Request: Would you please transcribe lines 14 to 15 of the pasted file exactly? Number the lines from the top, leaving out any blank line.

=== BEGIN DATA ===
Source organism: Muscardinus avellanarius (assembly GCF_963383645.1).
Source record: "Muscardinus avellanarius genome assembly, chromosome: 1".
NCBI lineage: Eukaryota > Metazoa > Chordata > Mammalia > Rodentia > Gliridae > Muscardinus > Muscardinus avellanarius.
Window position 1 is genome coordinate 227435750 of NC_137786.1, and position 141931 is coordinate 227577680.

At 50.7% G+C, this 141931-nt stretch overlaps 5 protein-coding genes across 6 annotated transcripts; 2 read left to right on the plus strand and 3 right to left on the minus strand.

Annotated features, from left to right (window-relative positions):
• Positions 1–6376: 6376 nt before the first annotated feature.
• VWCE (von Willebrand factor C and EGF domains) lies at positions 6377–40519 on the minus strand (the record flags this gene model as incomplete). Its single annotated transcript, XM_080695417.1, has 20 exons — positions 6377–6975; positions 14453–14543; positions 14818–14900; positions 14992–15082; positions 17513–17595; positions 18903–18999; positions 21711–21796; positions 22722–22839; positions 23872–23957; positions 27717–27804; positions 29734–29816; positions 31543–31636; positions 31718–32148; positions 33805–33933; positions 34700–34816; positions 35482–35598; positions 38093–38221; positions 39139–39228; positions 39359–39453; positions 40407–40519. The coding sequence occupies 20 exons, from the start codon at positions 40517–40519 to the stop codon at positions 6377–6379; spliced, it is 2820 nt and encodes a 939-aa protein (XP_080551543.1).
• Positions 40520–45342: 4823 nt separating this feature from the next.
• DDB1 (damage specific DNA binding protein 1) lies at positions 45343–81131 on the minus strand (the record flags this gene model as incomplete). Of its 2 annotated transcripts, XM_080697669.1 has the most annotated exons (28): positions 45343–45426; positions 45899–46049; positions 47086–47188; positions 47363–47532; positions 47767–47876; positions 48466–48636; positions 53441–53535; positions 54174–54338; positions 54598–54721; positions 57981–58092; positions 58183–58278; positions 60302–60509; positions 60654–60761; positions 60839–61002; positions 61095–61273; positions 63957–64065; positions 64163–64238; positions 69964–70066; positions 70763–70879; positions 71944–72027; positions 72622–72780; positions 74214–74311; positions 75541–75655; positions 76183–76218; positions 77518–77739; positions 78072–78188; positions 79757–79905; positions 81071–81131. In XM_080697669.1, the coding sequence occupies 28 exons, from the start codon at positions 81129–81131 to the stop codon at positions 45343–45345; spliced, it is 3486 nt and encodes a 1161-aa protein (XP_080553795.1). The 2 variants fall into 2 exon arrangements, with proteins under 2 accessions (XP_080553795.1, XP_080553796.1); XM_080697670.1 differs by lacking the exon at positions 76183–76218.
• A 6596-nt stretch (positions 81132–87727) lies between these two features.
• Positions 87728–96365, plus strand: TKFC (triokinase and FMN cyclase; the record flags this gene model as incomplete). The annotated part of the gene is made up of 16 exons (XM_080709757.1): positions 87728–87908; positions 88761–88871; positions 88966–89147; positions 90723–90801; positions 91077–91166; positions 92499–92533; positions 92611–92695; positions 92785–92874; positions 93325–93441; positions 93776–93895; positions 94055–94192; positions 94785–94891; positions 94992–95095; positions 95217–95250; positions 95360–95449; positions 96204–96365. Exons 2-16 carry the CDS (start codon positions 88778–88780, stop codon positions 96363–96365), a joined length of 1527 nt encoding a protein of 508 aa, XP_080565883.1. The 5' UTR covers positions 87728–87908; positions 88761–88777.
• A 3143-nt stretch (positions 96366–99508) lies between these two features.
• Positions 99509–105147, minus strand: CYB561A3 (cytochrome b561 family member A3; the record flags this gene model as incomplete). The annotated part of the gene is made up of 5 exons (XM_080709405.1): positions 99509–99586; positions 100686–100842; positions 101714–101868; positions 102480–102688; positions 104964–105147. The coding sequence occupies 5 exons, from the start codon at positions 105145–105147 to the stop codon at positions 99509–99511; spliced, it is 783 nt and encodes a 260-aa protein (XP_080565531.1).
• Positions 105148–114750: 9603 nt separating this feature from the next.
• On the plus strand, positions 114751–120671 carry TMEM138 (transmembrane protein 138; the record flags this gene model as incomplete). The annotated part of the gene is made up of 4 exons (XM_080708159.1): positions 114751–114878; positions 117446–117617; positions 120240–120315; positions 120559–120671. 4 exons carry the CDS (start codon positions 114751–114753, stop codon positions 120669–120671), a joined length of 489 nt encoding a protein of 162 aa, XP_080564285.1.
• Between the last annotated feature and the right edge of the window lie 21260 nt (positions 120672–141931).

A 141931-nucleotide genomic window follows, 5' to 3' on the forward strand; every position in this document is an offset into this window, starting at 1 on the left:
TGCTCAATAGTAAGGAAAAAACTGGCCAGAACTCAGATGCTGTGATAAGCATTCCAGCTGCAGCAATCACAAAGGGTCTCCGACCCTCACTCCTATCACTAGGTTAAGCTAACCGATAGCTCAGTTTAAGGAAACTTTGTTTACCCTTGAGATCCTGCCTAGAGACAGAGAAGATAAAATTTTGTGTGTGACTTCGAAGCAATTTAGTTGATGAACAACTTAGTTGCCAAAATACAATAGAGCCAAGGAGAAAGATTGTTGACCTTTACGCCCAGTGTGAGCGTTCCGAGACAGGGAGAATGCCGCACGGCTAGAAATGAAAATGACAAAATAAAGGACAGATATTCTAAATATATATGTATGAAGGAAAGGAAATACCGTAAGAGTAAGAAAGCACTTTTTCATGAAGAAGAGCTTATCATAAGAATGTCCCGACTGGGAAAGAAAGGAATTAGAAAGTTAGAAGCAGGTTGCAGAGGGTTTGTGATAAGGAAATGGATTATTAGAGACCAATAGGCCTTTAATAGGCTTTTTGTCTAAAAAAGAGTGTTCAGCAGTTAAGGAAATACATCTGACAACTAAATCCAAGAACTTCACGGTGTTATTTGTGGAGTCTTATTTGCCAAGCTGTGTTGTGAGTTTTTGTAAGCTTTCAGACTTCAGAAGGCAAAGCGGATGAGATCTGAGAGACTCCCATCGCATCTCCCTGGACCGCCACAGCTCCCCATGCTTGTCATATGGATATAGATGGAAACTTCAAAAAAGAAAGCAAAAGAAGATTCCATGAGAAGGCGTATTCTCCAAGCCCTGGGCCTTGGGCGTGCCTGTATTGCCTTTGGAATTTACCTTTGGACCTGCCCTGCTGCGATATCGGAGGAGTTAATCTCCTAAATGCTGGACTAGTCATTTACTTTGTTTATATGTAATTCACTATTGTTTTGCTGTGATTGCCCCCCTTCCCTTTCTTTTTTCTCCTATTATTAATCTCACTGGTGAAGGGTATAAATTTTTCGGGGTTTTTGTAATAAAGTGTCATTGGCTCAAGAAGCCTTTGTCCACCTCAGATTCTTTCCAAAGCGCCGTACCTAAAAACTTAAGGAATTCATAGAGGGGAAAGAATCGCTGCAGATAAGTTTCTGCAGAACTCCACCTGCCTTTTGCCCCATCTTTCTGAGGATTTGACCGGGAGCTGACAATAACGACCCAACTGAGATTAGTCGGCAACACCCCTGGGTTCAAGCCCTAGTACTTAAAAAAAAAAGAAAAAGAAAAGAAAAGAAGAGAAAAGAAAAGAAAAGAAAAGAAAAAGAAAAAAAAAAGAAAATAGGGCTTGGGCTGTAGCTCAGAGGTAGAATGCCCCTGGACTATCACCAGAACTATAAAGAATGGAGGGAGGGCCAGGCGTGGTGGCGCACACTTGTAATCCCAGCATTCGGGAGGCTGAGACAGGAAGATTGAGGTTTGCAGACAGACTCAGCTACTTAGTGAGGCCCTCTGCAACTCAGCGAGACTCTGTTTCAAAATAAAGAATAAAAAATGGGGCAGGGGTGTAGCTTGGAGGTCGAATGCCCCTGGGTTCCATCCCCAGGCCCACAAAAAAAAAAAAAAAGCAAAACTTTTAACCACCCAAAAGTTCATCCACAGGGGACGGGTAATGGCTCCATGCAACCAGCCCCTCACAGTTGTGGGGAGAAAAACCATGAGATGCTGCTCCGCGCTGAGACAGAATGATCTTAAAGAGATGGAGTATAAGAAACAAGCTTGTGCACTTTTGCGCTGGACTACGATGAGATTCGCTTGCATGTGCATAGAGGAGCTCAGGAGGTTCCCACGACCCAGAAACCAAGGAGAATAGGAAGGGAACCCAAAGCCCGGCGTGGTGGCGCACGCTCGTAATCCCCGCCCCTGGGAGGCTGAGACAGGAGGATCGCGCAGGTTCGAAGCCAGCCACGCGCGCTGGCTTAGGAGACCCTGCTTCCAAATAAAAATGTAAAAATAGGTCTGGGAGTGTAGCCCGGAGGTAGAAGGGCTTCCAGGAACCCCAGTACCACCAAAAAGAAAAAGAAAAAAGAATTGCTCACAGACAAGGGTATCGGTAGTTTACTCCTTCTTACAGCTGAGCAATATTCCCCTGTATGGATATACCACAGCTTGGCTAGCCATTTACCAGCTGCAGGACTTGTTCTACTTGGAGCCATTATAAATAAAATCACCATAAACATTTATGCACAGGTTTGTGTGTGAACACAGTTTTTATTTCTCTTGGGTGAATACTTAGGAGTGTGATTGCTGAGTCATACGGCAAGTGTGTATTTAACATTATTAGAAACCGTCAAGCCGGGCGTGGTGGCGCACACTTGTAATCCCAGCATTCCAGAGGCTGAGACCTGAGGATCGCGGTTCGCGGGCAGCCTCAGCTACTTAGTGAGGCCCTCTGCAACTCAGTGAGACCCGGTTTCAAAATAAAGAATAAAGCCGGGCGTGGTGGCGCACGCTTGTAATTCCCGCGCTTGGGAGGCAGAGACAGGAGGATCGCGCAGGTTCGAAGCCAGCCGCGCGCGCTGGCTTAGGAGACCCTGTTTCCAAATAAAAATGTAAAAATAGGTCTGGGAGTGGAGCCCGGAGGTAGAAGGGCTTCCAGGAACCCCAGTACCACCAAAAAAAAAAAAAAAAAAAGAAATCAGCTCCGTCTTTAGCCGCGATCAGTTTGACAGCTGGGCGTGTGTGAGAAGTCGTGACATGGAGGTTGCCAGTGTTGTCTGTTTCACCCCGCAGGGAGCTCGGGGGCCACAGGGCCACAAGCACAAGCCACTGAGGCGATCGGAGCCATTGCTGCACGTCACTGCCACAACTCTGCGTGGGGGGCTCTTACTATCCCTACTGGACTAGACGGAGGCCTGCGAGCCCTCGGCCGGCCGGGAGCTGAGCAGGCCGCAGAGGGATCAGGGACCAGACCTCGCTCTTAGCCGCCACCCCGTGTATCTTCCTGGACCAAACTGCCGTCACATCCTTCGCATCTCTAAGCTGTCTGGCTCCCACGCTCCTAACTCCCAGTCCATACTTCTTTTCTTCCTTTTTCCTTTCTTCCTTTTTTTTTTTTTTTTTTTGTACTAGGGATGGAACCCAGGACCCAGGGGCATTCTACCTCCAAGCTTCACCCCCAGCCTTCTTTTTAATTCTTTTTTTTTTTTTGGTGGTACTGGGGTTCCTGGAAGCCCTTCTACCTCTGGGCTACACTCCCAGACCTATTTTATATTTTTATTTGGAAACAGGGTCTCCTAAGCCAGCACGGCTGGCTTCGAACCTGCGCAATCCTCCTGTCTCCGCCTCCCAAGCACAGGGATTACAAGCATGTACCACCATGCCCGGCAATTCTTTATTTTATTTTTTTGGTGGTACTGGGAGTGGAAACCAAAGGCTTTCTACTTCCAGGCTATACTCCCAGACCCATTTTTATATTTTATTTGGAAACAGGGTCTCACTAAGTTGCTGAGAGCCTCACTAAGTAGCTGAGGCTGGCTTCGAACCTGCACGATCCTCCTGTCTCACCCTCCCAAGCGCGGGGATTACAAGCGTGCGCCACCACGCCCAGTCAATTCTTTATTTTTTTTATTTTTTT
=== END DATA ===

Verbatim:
• Positions 99509–105147, minus strand: CYB561A3 (cytochrome b561 family member A3; the record flags this gene model as incomplete). The annotated part of the gene is made up of 5 exons (XM_080709405.1): positions 99509–99586; positions 100686–100842; positions 101714–101868; positions 102480–102688; positions 104964–105147. The coding sequence occupies 5 exons, from the start codon at positions 105145–105147 to the stop codon at positions 99509–99511; spliced, it is 783 nt and encodes a 260-aa protein (XP_080565531.1).
• Positions 105148–114750: 9603 nt separating this feature from the next.